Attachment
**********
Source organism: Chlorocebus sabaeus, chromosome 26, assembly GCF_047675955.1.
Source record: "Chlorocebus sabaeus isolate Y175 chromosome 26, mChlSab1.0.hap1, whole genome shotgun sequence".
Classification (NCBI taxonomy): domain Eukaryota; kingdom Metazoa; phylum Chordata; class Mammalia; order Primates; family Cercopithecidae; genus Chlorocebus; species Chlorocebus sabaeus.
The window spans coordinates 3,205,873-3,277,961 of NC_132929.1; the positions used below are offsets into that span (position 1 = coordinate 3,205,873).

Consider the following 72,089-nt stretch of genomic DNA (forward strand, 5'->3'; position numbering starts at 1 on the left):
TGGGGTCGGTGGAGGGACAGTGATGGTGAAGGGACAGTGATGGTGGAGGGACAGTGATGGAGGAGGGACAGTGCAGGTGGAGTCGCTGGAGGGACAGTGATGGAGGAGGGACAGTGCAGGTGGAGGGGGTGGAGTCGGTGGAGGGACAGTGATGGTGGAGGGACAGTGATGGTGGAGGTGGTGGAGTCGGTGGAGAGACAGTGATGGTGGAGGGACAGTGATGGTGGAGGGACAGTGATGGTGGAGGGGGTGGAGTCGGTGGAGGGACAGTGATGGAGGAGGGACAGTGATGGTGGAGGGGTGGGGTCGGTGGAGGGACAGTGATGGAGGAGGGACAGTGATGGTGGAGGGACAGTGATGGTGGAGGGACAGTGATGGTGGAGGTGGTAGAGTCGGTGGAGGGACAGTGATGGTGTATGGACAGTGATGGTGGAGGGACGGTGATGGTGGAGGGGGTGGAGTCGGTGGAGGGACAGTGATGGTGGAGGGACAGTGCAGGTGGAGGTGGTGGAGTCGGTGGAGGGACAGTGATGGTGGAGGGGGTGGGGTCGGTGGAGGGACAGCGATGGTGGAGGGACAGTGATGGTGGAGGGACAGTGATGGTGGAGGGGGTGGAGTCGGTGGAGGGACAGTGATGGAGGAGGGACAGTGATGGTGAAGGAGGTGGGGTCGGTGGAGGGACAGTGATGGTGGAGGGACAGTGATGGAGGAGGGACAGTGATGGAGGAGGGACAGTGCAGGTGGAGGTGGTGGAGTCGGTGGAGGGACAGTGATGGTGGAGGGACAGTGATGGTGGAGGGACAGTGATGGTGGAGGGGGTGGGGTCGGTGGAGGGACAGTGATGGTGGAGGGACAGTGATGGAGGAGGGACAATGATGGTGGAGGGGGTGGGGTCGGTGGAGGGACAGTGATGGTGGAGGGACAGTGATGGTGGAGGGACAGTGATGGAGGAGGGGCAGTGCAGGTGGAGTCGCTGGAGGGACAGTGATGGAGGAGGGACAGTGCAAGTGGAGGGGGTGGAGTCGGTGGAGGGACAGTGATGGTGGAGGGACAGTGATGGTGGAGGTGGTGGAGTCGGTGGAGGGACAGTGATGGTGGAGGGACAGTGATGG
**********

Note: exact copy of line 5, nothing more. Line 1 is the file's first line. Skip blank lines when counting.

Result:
Consider the following 72,089-nt stretch of genomic DNA (forward strand, 5'->3'; position numbering starts at 1 on the left):